Alphabet Series - S is for Success
I have worked in schools much of my professional life and learned a lot of things along the way. I want to share the single most important thing I have learned. It has to do with success.
Success means different things to us all. For some it means making a lot of money, others want close friendships and others want a sense of mastery. For this post,I want to write about parents wanting their children to be successful, but I think you can easily extract the lesson to apply to your own life and circumstances.
Pretty much everyone wants to be successful one way or another. Parents want their kids to be successful and kids want to be successful. Parents want to be successful and for the most part kids want their parents to be successful. I say for the most part because sometimes success in the world can keep parents away from having more time with their children. Most kids would prefer having their parents around more, unless the parents are looking over their children's shoulders too much. In that case, kids wish their parents were more successful someplace else so they could get a break at home.
I was lucky enough these last few years to have a supervisor, Peggy Procter, who is an exceptional teacher. Mostly she taught by example. Peggy is an extremely dedicated educator and puts a lot of time and energy into helping students learn and grow. When I first started working with her I would complain to her that I now was working harder than I ever had. Her enthusiasm and dedication awakened my own and I accompanied my complaint with the observation that I was liking and valuing my work more than I ever had. That made us both happy. What she taught me had to do with enthusiasm and a love of what you were doing. I don't always feel that way about my endeavors but I am endeavoring to embrace it more.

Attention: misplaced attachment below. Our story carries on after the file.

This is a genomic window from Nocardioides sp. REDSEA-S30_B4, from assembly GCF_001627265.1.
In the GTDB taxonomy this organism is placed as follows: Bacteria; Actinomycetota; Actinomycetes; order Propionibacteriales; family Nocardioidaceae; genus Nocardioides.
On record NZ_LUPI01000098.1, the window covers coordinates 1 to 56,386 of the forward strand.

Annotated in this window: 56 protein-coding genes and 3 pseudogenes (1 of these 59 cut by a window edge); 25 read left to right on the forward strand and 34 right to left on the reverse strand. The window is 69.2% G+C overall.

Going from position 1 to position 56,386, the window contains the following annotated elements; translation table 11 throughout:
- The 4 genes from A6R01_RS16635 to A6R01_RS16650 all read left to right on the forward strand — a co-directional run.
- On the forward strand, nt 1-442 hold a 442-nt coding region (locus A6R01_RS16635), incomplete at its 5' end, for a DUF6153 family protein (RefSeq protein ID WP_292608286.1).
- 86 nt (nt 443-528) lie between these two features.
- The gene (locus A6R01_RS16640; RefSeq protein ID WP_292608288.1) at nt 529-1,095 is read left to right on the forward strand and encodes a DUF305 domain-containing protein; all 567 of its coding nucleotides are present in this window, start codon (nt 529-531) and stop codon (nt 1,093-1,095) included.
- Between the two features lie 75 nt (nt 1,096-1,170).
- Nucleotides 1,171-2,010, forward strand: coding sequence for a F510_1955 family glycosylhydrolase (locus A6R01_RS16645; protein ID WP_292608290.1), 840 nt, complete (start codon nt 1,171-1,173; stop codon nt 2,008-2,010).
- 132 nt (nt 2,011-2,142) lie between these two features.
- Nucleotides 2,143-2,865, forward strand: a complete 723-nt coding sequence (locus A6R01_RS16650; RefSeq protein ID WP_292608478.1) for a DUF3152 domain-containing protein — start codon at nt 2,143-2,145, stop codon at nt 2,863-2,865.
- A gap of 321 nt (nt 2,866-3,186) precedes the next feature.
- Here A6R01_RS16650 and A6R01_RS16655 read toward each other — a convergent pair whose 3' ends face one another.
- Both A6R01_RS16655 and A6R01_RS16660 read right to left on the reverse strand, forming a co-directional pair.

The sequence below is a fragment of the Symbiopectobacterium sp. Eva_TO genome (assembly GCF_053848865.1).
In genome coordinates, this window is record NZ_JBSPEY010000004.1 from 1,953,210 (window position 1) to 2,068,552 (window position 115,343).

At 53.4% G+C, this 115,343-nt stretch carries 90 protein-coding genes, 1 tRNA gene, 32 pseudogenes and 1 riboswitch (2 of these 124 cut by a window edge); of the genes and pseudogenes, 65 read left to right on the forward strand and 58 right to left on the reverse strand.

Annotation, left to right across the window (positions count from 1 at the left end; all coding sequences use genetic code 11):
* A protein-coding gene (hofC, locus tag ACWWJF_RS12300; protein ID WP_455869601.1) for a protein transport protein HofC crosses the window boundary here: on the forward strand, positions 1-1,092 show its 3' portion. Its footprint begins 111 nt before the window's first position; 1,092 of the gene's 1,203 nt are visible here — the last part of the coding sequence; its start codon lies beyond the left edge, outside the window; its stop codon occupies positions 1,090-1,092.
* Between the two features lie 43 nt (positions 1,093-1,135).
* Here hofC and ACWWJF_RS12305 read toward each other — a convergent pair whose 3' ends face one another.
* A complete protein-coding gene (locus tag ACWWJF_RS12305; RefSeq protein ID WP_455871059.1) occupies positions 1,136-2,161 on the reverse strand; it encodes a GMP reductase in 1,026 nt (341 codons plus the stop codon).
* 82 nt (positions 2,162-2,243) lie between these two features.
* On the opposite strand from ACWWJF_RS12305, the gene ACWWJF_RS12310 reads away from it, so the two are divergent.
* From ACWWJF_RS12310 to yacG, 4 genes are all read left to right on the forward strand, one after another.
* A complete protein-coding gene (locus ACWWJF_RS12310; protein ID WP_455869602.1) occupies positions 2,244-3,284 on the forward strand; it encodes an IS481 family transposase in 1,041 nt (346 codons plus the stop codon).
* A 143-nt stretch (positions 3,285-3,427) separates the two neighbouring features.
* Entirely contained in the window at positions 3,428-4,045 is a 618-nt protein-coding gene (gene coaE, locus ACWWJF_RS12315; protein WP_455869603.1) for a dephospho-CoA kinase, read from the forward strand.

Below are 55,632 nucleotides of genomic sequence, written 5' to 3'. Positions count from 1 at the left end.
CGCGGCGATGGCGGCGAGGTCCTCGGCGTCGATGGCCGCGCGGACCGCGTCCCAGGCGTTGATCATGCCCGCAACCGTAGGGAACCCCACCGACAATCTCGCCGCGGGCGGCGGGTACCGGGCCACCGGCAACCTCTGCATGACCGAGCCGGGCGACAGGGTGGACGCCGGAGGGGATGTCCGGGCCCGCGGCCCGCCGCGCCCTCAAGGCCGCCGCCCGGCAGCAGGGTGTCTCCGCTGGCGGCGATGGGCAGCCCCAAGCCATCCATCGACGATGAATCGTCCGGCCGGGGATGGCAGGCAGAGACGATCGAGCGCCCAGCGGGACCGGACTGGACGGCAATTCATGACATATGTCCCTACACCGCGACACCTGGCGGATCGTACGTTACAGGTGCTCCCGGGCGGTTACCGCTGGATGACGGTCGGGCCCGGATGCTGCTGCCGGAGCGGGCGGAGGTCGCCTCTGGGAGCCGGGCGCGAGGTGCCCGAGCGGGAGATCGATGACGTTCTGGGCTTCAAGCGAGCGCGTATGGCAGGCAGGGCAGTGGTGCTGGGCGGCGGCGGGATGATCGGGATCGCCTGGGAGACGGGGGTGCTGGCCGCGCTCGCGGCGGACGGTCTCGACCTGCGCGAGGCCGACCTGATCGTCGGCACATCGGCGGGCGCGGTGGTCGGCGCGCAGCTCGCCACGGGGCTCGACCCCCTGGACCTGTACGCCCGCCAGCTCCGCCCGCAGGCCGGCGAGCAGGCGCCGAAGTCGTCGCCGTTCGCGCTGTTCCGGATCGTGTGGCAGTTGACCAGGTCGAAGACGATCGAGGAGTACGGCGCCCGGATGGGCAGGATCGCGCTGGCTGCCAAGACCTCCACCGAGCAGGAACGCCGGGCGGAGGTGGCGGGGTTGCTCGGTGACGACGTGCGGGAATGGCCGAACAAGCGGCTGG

As much as her joyful engagement sparked my own, that was not the most important thing she taught me. She taught me one simple truth about being an educator (and I would add, parent and adult). She taught me you wanted to provide opportunities for success. You know as well as I, that if you do something and feel successful, you are more likely to want to do it again. If you do something and fail, it is harder to mount the energy to continue. Of course, we all fumble and fail and need to learn to pick ourselves up and keep trying. In the therapy world they say you take your mis-take and do a re-take. It is a critical life skill to be able to learn how to take it on the chin and not be knocked out.
Yet, as important as it is to learn to overcome adversity, it is also critical to learn how to build on success so you are more confident going forward. If you throw a basketball at the hoop and it goes in, you are not only more likely to want to do it again, but you are also more likely to make it. Success breeds confidence. Once you shoot and miss you lose a bit of your confidence. That loss can cause you to be a little more uncomfortable the next time out and that discomfort can throw you off just enough so that you miss the shot.
As you go through your life, you need to learn to fail and make mistakes and persevere. You also need to create small wins that allow you or your students/children/self to feel good and be more eager to step forward. As Peggy taught me, you want to provide ongoing opportunities for success.